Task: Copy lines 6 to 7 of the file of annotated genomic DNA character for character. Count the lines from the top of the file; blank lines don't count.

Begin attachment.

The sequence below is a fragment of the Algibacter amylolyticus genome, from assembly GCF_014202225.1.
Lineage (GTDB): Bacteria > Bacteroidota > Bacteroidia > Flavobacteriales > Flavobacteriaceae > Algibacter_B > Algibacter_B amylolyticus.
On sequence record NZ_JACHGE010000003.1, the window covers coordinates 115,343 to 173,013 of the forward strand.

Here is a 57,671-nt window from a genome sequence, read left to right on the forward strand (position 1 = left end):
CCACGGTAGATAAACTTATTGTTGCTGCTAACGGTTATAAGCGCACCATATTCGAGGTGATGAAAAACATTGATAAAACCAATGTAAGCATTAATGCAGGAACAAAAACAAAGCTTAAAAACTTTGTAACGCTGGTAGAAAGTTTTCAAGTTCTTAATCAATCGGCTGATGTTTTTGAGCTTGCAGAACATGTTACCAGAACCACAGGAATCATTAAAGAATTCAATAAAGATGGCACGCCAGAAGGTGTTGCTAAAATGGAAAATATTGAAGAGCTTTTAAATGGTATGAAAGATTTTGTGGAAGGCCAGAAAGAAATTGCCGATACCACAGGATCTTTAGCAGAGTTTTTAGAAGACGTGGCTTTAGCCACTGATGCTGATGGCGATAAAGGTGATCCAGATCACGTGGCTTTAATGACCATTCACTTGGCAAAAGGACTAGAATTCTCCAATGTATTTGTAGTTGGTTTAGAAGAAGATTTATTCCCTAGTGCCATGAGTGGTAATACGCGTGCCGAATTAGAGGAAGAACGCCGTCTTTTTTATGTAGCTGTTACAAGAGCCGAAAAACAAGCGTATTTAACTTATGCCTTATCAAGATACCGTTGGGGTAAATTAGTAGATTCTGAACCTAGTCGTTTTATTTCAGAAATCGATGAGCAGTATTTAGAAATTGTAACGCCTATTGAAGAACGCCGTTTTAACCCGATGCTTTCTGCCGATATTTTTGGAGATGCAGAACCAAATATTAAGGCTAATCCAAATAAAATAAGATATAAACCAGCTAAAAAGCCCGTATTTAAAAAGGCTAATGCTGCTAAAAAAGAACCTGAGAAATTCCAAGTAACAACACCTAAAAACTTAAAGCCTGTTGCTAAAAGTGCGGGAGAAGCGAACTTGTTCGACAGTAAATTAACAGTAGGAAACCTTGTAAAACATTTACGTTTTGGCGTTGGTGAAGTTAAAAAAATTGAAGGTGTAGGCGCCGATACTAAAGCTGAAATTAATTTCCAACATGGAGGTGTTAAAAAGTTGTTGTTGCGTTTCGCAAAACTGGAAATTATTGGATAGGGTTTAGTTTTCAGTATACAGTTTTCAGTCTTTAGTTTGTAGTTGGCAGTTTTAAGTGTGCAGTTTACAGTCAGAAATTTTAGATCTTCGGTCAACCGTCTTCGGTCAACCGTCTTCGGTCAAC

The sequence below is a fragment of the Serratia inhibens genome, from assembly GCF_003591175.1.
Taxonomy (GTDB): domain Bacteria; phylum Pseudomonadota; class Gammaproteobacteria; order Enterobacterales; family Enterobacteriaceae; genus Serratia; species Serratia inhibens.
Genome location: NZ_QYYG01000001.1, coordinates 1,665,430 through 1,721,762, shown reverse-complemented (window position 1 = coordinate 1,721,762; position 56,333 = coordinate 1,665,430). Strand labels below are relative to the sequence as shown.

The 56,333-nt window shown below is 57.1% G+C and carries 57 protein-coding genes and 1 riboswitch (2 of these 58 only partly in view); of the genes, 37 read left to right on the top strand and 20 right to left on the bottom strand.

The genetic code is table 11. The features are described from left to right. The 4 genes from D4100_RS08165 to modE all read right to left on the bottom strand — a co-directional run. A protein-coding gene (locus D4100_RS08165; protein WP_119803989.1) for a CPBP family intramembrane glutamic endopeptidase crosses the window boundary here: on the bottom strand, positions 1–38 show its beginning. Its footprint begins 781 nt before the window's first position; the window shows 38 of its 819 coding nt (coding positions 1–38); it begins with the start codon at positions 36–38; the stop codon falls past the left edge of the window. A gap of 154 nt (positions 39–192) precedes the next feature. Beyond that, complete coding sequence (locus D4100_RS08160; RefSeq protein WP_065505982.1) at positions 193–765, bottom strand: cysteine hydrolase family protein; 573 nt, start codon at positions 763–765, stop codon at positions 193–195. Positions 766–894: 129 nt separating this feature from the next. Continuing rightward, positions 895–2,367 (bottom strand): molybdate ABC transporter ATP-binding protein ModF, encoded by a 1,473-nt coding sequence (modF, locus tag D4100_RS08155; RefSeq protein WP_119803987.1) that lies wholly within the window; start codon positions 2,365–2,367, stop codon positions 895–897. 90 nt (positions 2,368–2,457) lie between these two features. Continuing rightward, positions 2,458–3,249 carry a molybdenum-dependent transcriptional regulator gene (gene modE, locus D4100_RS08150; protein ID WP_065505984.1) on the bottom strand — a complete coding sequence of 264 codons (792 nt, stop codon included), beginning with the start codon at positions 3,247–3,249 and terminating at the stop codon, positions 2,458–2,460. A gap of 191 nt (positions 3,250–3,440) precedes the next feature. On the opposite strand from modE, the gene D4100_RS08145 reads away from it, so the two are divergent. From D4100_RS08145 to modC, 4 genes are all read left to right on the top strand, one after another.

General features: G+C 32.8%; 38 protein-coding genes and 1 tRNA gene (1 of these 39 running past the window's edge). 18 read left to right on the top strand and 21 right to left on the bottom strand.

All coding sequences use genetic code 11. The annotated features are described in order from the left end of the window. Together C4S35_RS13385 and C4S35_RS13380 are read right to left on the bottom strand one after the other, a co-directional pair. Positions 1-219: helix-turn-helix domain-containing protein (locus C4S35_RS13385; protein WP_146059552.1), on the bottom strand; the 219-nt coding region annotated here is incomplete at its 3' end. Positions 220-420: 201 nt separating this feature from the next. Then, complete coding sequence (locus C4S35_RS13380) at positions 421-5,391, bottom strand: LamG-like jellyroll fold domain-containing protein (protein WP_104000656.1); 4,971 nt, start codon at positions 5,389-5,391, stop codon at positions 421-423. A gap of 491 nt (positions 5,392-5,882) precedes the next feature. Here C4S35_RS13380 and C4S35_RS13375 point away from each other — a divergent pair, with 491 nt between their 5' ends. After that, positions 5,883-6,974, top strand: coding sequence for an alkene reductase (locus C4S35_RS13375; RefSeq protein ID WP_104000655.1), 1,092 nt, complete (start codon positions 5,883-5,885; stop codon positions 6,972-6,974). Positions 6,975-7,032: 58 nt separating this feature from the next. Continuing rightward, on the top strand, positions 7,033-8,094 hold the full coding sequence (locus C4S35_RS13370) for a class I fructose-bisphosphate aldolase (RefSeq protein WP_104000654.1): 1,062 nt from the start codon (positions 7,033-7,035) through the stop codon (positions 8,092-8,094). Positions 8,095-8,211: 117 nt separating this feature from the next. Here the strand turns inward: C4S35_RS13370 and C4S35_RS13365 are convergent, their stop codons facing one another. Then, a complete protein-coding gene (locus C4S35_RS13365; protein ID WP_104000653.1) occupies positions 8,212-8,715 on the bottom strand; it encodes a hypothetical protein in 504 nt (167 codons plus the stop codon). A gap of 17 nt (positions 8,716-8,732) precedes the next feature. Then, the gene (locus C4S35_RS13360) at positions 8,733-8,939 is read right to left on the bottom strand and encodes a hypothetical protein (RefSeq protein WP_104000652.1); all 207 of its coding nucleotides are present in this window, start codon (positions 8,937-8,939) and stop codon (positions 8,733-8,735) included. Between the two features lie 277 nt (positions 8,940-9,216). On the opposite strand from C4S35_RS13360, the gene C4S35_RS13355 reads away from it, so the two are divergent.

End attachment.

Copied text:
The sequence below is a fragment of the Serratia inhibens genome, from assembly GCF_003591175.1.
Taxonomy (GTDB): domain Bacteria; phylum Pseudomonadota; class Gammaproteobacteria; order Enterobacterales; family Enterobacteriaceae; genus Serratia; species Serratia inhibens.